Tell Us More, Tim

By Andrea TantarosRepublican Political Commentator/ Contributor

People have been speculating all week about how the economic spendulus bill will affect our financial markets. It certainly will, but the real tell-tale sign is what Treasury Secretary Tim Geithner's plans are to dethaw our troubled credit markets, the crux of our crisis. We need action from his department to get banks to write off bad debts, creditors to pay off bad debts, and we need banks to start lending again while the aforementioned are happening. So far, no sensible solutions have emerged from Team Obama.

[caption id="attachment_7259" align="aligncenter" width="300" caption="Treasury Secretary Timothy Geithner (AP file photo)"][/caption]

On Tuesday, Geither's speech was supposed to bring some clarity, and we thought, a plan. But instead he told us nothing new. It was as if he showed up for the SATs without a No. 2 pencil. Not only was his anti-climactic announcement vague, he appeared more shaken and unsteady than the market in his presentation. News outlets and the Blogosphere made fun of his small stature. But frankly, I don't give a hoot if Tiny Tim is vertically challenged. I care that he's short on details.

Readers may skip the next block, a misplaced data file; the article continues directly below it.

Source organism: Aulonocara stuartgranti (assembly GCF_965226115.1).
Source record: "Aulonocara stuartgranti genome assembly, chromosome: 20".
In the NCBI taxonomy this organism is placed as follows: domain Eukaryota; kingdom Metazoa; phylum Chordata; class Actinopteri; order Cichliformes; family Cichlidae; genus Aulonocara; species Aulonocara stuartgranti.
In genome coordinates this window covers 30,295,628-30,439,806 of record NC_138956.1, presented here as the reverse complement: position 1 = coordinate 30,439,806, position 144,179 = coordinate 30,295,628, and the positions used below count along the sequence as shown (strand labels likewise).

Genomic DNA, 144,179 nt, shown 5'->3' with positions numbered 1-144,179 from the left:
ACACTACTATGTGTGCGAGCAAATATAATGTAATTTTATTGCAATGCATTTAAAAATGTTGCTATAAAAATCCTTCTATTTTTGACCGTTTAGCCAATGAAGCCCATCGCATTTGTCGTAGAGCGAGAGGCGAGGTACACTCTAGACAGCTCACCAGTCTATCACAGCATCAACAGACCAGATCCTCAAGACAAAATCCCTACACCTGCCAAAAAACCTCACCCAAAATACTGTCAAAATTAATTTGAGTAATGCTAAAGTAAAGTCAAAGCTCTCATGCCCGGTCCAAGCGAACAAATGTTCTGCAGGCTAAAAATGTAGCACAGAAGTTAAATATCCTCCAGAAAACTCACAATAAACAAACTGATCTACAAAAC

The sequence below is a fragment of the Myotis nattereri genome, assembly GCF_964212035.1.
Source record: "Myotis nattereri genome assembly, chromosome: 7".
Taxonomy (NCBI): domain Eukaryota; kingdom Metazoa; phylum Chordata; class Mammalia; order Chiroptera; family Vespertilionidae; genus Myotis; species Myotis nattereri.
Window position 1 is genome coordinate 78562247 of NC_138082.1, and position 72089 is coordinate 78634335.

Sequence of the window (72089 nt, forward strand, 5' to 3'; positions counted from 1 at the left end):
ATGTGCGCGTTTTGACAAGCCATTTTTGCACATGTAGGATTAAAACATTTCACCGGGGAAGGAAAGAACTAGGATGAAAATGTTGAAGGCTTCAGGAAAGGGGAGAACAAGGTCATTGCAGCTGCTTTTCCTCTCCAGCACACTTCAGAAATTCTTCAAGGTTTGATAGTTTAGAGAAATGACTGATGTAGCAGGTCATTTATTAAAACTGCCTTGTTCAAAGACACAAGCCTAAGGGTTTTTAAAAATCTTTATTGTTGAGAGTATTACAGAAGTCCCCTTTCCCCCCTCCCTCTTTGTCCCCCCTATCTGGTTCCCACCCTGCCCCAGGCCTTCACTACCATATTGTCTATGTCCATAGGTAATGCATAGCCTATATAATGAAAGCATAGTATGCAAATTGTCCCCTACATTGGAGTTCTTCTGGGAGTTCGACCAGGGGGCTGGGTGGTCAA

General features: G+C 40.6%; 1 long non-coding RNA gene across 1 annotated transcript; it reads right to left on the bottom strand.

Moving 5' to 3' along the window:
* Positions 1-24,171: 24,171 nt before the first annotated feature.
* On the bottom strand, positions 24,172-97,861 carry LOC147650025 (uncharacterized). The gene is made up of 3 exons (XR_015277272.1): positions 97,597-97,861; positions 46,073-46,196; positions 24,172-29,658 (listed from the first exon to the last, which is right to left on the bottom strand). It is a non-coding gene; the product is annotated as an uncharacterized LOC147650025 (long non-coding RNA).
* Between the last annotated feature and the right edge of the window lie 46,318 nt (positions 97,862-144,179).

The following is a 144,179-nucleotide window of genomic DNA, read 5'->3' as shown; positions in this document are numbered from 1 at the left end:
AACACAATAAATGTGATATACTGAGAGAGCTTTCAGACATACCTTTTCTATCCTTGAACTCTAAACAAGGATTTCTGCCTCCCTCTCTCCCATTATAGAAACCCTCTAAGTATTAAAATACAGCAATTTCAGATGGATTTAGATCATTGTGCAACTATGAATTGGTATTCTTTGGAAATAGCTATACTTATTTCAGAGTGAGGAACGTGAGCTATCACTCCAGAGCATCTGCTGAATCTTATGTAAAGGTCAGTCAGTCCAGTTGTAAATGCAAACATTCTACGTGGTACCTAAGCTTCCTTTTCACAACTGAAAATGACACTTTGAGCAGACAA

Aside from the spendulus being an ideologically and economically unstable solution, Obama and his administration are dropping the ball when it comes to leadership.

In fact, the more Obama talks down the economy and uses phrases like "catastrophe" the more likely it is to become a self-fulfilling prophecy. The more people hear their commander-in-chief predicting financial Armageddon, the more people will be afraid to spend. The tax credits in the stimulus for buying a new home or a car will prove fruitless if Obama scares the nation into thinking they can'tafford to buy a home or a car. Note to President Obama: you're the leader of the free world, not some state senator from Illinois anymore. People actually give a damn about what you say, and what you say directly affects the confidence of our country.

Until our president and his paperwork challenged Treasury Secretary give us anything but amorphous and vague platitudes when it comes to their plan for our credit markets--the center of our economic woes--our country will continue on a rapid, economic dissent. It's time for Tim to tell us more.